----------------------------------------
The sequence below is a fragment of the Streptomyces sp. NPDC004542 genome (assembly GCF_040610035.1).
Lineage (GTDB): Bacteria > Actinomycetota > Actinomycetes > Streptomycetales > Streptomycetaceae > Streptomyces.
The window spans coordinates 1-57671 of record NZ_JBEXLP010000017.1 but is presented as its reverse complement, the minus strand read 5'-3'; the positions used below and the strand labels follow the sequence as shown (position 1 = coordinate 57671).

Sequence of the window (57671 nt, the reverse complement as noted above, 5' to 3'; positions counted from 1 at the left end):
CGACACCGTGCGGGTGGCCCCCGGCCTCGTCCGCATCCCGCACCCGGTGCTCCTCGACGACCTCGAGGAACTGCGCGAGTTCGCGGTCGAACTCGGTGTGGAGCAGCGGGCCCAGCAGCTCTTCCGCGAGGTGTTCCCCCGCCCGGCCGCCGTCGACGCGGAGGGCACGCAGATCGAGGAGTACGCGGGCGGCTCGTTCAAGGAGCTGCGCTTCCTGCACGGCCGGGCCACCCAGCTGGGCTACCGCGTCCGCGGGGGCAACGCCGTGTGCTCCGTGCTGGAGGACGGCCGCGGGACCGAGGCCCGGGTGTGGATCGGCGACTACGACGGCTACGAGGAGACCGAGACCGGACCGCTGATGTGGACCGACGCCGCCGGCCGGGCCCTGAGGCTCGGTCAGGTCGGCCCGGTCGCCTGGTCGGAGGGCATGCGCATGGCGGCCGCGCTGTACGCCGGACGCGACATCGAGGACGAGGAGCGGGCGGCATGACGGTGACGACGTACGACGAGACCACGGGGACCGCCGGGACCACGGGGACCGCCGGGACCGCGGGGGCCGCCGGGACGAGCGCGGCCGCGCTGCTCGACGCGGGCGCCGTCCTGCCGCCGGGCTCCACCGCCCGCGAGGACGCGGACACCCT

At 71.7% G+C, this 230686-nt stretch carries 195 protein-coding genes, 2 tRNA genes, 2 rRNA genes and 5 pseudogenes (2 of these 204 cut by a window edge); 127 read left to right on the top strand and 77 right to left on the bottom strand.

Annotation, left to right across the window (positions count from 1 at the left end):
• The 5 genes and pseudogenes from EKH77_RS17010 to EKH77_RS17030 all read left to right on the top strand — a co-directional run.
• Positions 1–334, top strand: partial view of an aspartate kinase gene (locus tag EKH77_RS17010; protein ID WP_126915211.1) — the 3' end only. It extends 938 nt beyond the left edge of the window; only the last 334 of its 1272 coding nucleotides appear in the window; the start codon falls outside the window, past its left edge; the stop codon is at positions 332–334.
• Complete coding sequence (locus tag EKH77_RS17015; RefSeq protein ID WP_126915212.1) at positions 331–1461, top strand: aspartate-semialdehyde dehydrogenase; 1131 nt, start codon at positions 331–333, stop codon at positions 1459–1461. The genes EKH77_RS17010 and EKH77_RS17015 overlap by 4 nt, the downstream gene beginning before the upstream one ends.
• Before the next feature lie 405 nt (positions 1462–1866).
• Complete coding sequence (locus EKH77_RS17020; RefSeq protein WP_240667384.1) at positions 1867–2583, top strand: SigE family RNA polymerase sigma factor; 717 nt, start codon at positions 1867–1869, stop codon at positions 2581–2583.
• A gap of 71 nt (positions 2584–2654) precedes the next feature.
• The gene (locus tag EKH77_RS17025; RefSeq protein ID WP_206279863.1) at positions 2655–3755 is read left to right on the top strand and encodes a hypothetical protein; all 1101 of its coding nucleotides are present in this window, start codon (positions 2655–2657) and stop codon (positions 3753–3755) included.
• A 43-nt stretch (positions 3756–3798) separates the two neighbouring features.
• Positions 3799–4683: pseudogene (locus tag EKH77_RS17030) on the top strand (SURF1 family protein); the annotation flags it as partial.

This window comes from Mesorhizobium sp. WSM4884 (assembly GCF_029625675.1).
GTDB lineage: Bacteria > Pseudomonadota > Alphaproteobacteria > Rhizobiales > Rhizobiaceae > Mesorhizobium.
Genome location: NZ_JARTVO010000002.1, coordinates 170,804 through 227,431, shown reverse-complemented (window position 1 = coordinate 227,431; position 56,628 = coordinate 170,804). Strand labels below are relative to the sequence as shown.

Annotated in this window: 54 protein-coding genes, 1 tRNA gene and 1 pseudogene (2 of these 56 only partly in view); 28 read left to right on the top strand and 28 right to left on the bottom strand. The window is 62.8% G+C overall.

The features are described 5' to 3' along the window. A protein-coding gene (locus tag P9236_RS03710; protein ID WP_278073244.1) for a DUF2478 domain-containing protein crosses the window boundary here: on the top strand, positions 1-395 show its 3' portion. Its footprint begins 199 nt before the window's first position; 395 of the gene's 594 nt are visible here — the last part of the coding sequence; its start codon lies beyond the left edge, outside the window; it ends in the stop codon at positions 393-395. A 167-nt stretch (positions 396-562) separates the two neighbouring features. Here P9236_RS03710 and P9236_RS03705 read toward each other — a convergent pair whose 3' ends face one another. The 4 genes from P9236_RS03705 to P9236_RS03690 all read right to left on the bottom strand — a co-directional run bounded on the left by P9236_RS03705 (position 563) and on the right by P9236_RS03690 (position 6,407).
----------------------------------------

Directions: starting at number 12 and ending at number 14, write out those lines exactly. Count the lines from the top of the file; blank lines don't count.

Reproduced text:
• Complete coding sequence (locus EKH77_RS17020; RefSeq protein WP_240667384.1) at positions 1867–2583, top strand: SigE family RNA polymerase sigma factor; 717 nt, start codon at positions 1867–1869, stop codon at positions 2581–2583.
• A gap of 71 nt (positions 2584–2654) precedes the next feature.
• The gene (locus tag EKH77_RS17025; RefSeq protein ID WP_206279863.1) at positions 2655–3755 is read left to right on the top strand and encodes a hypothetical protein; all 1101 of its coding nucleotides are present in this window, start codon (positions 2655–2657) and stop codon (positions 3753–3755) included.